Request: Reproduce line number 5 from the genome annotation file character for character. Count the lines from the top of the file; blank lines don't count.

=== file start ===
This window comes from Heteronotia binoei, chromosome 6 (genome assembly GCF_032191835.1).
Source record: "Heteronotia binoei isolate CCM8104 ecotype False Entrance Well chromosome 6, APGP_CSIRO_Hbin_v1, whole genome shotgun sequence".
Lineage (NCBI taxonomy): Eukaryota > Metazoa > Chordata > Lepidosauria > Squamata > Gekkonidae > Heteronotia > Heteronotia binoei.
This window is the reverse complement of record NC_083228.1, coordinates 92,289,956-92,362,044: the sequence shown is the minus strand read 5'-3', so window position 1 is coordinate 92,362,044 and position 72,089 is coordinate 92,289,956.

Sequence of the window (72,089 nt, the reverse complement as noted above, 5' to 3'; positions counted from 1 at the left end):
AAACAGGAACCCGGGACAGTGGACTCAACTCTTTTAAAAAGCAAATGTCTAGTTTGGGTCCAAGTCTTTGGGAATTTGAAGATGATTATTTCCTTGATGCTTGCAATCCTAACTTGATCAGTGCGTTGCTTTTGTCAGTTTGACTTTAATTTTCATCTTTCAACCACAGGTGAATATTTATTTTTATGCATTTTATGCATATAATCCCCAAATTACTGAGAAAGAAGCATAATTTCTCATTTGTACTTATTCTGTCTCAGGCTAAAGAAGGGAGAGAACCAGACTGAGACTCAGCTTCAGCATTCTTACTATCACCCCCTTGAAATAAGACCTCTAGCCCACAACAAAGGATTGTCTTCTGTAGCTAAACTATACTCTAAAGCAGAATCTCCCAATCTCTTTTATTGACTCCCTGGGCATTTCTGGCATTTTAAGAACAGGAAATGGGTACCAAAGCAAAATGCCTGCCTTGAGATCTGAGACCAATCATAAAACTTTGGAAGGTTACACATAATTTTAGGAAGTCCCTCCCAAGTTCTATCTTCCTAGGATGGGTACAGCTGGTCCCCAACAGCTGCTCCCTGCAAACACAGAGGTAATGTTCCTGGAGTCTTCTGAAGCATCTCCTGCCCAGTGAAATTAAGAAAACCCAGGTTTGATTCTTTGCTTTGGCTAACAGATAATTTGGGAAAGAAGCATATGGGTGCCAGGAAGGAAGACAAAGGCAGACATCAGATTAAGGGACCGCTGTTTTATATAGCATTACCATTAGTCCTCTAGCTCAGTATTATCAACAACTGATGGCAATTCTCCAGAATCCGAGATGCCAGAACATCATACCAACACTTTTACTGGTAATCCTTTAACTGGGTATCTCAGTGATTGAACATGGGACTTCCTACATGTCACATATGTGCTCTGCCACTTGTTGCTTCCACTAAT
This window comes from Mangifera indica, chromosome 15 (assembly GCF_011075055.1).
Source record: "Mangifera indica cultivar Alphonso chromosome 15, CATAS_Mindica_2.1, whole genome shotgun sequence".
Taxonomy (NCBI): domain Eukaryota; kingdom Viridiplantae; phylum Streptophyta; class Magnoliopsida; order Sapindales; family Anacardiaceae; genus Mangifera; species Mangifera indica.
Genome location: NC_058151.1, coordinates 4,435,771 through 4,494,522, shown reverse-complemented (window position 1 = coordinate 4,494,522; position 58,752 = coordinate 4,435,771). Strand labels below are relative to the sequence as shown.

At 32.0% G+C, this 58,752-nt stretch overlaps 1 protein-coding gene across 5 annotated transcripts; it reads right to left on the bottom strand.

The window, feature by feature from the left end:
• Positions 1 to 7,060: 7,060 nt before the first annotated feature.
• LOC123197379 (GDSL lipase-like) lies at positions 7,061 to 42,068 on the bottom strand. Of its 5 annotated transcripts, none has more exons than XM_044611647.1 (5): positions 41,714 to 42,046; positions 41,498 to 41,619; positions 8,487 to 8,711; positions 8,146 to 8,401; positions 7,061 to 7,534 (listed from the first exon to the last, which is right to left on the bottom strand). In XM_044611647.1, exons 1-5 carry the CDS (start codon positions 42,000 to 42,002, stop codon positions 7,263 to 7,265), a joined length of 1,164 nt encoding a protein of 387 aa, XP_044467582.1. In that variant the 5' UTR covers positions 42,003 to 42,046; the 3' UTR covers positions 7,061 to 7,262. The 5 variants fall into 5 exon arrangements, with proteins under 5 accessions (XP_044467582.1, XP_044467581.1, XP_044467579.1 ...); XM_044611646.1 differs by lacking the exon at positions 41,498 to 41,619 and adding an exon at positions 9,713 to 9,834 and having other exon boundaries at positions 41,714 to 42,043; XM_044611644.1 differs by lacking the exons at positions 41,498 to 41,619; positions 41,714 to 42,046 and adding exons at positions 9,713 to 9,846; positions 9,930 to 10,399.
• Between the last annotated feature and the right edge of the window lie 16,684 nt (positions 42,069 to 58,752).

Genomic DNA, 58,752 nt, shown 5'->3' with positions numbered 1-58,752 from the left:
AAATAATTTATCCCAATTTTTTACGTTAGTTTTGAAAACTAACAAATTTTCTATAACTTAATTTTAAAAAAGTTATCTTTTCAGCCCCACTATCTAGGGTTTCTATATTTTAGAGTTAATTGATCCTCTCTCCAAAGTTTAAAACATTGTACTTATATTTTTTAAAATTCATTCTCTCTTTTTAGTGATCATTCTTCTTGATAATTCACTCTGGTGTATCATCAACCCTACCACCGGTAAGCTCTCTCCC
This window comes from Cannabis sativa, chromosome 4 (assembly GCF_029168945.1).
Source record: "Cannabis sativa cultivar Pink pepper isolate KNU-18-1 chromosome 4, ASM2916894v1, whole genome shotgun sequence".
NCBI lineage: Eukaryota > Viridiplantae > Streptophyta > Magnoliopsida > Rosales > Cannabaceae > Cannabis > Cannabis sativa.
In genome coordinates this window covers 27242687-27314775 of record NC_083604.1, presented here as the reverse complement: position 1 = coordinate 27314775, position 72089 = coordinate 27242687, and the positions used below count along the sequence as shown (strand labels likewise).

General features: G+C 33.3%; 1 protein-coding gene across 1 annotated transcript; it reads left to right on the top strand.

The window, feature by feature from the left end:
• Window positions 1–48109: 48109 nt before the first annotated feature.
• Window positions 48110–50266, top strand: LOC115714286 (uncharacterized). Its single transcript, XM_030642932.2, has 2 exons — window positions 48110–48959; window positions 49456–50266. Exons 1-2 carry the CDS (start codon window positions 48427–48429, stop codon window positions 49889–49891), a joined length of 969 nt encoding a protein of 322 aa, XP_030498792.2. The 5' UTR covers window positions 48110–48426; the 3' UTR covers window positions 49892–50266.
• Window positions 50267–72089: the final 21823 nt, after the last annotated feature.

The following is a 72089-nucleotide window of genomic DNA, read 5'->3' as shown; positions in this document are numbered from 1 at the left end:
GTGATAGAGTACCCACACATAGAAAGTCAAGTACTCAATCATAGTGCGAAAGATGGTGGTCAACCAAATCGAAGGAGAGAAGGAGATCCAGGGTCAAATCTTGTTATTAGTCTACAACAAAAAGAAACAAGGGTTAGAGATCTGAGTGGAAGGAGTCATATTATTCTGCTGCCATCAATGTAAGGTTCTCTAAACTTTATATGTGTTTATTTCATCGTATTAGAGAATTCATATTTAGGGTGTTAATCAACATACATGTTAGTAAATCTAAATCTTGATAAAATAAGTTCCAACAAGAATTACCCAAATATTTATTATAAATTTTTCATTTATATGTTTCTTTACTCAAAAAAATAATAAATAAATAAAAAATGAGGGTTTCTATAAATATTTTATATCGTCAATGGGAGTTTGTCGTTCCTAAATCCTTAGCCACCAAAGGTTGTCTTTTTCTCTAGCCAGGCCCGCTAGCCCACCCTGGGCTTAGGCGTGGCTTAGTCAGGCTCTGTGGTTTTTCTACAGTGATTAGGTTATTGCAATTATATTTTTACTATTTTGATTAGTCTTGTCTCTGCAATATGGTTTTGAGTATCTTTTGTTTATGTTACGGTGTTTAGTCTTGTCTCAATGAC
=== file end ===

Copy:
Sequence of the window (72,089 nt, the reverse complement as noted above, 5' to 3'; positions counted from 1 at the left end):